Cleaning products increase asthma during COVID
| Educator
9th Mar, 2021Quick read

COVID Cleaning Products Asthma

 

A recent study published in The Journal of Allergy and Clinical Immunology: In Practice has found significant associations between frequent disinfectant use since the COVID-19 pandemic and uncontrolled asthma (1).

Asthma is a complex, multifaceted respiratory disease that affects an estimated 2.7 million Australians (11% of the total population) (2).

Household disinfectants, particularly those with strong odours, are known asthma triggers. Cleaning products are considered respiratory irritants that cause inflammation and bronchial hyper-responsiveness. Research from occupational studies suggests that exposures to cleaning/disinfecting agents may be associated with an inflammatory response and airway remodelling and may lead to sensitizer-induced asthma through IgE and non-IgE pathways as well as irritant-induced asthma (3,4). The use of household cleaning products and disinfectants, especially in spray form, has been associated with asthma (5,6,7,8,9) and decreased lung function in adults (10,11).

Increased cleaning and disinfecting related to the COVID-19 pandemic, combined with people spending more time indoors may expose people with asthma to more environmental triggers for asthma symptoms. For women who reported using bleach 4-7 times per week, the odds of asthma increased compared with those who never used bleach (12). Household asthma triggers may also include air pollutants (13), such as air particulate matter from second-hand smoke and mould.

There is also an increased risk for childhood wheeze and asthma (but not atopy) at age 3 years for children from homes with high use of cleaning products (14). Scented cleaning products in particular had a strong association and might be important drivers of this risk.

In this latest study, an online survey of adults with asthma (n = 795) was conducted between May and September 2020, collecting information relating to handwashing and hand sanitiser use, household disinfectant use and frequency. Participants were also asked questions about asthma symptoms, use of rescue medications, the effect of asthma on daily functioning, and personal control to determine an overall “asthma control score” (1).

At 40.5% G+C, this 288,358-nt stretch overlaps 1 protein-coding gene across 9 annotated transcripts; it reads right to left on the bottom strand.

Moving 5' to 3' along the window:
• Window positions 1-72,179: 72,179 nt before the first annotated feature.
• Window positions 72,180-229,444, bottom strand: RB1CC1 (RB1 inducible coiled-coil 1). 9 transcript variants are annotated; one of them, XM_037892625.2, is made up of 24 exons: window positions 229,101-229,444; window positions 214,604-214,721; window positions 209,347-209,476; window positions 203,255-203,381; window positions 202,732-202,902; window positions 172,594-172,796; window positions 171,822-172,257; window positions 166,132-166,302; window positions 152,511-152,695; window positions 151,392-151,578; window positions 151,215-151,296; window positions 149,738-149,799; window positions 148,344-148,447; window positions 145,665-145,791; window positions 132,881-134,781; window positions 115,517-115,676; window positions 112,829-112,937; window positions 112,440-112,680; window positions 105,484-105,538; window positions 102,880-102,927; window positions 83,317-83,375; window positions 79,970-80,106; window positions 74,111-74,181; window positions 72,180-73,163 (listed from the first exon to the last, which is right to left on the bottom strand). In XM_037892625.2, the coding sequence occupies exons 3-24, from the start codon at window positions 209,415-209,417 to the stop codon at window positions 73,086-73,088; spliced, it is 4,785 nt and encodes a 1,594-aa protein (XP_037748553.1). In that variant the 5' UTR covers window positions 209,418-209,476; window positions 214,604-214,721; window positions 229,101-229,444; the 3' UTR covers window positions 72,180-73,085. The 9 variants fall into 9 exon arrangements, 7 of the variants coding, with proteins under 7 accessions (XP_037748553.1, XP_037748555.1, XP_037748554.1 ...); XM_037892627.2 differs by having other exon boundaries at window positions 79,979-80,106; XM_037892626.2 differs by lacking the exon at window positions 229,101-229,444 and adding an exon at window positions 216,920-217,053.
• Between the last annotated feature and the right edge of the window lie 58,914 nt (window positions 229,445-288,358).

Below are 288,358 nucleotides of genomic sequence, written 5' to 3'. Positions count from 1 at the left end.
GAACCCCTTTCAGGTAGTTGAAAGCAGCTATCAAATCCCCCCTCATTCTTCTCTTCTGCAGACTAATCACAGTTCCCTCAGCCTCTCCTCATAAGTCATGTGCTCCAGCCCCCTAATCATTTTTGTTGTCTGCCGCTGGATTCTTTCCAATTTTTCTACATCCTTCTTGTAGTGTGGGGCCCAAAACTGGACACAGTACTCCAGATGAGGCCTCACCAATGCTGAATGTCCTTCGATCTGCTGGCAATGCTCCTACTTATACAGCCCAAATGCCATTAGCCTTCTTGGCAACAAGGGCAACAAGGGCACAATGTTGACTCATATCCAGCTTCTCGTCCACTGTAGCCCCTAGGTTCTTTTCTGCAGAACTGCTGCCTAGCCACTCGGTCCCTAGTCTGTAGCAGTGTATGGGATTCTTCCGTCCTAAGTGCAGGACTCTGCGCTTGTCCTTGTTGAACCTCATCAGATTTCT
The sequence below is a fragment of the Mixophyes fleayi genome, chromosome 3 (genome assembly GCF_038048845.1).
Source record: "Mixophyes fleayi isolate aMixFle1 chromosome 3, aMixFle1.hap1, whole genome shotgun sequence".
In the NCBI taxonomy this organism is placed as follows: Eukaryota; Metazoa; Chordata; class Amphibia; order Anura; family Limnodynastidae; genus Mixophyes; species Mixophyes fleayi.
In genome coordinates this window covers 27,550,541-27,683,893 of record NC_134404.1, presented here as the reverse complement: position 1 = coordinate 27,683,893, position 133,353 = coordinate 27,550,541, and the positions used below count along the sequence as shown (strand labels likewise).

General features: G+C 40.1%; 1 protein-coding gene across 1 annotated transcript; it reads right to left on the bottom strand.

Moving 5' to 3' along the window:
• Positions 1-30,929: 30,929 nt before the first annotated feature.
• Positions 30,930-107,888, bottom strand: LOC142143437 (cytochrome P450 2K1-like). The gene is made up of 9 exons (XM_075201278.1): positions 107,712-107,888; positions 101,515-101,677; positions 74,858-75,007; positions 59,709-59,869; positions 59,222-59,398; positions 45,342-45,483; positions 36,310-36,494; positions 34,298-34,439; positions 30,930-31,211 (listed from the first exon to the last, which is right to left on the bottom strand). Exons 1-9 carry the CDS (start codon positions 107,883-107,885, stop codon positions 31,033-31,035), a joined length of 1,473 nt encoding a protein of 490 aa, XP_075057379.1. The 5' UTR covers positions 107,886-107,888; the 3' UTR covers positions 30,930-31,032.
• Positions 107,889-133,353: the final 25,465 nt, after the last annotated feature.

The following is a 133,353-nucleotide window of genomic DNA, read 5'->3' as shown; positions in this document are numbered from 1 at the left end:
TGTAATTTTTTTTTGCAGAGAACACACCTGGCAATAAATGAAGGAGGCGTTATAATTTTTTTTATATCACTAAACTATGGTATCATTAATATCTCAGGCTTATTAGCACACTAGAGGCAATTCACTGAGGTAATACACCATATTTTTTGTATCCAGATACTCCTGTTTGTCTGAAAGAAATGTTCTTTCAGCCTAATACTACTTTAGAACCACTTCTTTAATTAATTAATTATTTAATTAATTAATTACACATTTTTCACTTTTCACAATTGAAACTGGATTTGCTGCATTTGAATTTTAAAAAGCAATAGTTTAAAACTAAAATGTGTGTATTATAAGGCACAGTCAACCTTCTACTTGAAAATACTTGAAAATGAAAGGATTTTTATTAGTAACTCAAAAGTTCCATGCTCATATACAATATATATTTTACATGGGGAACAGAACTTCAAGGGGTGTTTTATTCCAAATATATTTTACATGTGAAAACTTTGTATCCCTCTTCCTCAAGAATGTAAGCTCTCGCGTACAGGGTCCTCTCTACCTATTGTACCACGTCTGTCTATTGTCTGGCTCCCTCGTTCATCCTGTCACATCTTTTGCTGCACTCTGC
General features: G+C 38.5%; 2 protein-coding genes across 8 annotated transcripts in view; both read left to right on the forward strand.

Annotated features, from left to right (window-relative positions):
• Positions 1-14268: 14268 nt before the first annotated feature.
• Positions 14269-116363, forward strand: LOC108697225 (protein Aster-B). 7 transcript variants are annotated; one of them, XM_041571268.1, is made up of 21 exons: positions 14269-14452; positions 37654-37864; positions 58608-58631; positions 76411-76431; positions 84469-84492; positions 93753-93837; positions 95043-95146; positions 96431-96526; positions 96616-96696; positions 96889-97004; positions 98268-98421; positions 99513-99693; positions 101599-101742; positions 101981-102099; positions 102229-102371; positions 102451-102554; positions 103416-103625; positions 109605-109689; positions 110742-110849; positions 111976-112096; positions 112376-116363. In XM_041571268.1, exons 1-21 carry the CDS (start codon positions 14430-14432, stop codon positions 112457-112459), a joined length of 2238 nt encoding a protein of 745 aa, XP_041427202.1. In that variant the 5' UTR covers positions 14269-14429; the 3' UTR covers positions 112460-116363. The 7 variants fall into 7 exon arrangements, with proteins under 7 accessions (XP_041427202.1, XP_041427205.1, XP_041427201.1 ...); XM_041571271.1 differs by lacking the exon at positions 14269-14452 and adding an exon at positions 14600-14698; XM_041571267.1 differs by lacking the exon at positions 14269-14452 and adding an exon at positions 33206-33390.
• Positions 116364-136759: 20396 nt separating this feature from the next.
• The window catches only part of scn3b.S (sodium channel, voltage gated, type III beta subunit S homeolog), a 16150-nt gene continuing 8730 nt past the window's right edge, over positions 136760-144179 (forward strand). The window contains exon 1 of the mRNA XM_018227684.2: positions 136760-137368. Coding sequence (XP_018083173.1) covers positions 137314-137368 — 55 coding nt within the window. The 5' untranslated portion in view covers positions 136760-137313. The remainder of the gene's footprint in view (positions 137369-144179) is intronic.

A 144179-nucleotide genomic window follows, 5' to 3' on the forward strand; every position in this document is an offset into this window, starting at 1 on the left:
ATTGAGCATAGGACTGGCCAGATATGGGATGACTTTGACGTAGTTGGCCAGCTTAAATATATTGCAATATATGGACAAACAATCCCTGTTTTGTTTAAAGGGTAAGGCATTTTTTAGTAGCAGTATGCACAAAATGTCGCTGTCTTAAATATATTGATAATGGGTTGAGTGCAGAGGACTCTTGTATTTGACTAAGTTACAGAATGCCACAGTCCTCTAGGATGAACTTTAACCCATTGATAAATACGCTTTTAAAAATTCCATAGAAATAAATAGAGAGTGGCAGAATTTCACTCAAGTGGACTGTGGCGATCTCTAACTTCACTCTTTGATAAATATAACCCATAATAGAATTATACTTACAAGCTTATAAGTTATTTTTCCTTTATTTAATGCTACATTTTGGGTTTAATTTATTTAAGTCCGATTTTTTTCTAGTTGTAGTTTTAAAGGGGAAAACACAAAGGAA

More than 95% of participants reported increased handwashing practices, and 89% reported increased use of alcohol-based sanitiser since the COVID-19 pandemic. Participants who reported household disinfectant use five or more times per week increased 138% for disinfectant wipes, 121% for disinfectant sprays, 155% for bleach and water solution, and 89% for other liquids since the COVID-19 pandemic began. There was a significant association of frequent disinfectant use since the pandemic with uncontrolled asthma.

There are some limitations to this study. The cross-sectional study design does not allow for assessment of the causal relationship between the increased frequency of disinfecting and uncontrolled asthma. Also, participants were primarily female, white, and well educated, which limits generalizability, and the exposure and outcome measurements were self-reported with potential for information bias.